Suzanne Temwa Gondwe Harris


This article looks at the relationship between digital migration and neoliberalism. Labelled as a dominant hegemonic doctrine, this article argues how neoliberalism has become the dominant ideology that drives the International Telecommunication Unions (ITU) pursuit of media diversity and pluralism, whilst simultaneously leveraging corporate interests. Using Malawi as a case study, this paper addresses how the neoliberal principles of laissez faire capitalism have travelled across political and economic lines and into communication policy to reveal that digital migration is safeguarding global corporate interests over the publics. Through an critical examination of the ITUs Guidelines for the Transition from Analogue to Digital Broadcasting (2010) and the ICT Regulation Toolkit (2007), the principles of a free-market, deregulation, privatization, unrestricted competition and economic prosperity are employed to advance neoliberalisms quest for expanding private interests. By theoretically revisiting Antonio Gramscis hegemony, this paper generates new analytical judgements that answer the research problem: Has the manifestation of neoliberalism in digital migration policy superseded the publics interest for a diversified media landscape.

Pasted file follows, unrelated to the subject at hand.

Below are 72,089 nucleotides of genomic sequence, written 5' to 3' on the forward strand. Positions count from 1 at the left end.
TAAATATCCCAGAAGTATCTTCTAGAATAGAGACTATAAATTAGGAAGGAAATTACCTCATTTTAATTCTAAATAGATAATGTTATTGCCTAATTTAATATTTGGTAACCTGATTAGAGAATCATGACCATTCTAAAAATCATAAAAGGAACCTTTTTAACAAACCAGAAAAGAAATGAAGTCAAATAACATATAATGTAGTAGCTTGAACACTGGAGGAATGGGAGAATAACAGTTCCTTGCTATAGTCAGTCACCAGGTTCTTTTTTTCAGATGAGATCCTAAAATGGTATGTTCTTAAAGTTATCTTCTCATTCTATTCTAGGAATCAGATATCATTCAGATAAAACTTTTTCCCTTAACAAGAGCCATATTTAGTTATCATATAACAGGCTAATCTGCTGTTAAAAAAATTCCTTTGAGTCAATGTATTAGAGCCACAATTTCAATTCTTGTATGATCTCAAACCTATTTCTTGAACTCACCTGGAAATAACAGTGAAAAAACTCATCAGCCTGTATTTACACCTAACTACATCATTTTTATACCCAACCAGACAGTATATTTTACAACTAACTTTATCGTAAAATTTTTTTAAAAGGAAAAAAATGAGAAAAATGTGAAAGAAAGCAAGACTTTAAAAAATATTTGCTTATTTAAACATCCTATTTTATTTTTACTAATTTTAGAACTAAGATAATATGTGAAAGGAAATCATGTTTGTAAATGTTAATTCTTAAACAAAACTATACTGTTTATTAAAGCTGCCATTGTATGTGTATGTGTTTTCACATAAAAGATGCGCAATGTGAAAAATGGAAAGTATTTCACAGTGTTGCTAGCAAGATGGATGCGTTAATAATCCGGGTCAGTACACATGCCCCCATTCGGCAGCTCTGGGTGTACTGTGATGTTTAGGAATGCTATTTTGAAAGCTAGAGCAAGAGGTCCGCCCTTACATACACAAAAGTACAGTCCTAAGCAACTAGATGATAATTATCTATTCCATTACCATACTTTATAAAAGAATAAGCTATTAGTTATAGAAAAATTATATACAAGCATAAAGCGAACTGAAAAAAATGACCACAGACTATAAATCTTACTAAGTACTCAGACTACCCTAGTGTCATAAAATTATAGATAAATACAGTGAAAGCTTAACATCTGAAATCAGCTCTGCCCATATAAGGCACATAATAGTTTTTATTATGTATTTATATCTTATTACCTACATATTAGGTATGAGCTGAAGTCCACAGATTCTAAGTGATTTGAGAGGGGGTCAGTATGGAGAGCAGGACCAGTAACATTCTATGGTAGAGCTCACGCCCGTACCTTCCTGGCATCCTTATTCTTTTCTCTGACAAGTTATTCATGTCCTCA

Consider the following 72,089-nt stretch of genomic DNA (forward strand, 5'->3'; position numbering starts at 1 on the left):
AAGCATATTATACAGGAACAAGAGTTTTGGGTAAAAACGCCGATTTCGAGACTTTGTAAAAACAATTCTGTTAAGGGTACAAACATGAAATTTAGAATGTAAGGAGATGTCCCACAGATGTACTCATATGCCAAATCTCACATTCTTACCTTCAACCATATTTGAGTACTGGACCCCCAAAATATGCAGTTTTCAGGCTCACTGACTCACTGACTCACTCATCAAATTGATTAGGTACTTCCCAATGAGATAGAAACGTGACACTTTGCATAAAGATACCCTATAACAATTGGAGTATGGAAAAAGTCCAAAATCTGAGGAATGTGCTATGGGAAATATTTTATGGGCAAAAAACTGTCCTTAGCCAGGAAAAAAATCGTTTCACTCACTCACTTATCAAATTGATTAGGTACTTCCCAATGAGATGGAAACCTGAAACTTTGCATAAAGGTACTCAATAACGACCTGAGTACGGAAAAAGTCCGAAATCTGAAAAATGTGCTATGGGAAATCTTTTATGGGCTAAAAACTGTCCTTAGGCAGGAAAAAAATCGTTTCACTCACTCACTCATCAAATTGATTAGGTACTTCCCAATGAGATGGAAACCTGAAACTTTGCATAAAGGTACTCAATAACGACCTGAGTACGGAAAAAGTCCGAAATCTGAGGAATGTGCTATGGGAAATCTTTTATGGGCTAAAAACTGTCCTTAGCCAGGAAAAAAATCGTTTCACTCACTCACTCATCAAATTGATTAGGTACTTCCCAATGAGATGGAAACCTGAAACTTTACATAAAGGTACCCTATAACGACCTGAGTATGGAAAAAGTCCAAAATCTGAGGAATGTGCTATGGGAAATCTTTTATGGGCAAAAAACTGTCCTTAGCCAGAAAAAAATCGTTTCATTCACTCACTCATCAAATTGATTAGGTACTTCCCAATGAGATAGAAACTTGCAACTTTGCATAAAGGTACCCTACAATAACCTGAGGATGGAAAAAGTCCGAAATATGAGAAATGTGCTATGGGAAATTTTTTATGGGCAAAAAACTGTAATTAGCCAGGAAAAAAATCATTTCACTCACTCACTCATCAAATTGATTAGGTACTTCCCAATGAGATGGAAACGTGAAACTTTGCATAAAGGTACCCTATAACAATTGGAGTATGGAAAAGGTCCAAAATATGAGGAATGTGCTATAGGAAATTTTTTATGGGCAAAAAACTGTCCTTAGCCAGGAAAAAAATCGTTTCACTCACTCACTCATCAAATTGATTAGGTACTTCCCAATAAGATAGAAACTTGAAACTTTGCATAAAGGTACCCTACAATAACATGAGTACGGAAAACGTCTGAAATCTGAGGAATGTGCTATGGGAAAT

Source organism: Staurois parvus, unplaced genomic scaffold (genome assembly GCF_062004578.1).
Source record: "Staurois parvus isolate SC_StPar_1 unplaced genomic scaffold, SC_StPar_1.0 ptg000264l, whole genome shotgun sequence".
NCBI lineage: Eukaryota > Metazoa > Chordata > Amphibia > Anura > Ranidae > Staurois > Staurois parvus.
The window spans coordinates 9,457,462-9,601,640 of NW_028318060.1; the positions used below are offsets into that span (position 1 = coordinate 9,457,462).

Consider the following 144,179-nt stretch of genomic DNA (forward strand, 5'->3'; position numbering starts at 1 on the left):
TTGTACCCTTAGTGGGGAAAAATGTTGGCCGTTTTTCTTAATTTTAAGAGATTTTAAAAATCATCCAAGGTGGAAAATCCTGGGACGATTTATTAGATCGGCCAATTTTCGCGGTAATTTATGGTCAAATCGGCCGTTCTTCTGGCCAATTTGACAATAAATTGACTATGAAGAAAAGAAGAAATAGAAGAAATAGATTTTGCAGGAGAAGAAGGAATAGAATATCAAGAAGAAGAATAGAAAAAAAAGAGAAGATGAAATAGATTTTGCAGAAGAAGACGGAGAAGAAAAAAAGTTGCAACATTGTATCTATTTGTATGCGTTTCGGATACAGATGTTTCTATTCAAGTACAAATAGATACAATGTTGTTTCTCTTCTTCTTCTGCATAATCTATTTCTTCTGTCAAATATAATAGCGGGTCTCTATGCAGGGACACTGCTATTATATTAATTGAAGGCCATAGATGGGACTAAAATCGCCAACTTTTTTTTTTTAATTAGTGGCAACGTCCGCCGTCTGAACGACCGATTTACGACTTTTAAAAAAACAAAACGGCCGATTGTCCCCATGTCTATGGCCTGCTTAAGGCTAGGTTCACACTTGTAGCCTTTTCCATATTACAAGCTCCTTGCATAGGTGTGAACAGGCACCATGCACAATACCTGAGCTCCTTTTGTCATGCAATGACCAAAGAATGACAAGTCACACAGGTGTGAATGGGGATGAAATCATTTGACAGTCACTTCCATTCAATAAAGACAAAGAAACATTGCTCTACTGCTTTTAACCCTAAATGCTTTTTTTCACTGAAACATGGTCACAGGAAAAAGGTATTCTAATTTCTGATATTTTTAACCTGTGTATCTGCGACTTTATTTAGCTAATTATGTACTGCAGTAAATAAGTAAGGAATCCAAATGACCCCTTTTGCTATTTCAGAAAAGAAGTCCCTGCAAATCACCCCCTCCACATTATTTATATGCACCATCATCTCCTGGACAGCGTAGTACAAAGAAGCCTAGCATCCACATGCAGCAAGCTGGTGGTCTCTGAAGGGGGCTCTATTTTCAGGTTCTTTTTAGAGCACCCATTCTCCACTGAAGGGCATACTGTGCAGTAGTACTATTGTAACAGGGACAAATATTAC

digital migration, neoliberalism, ideology, hegemony.

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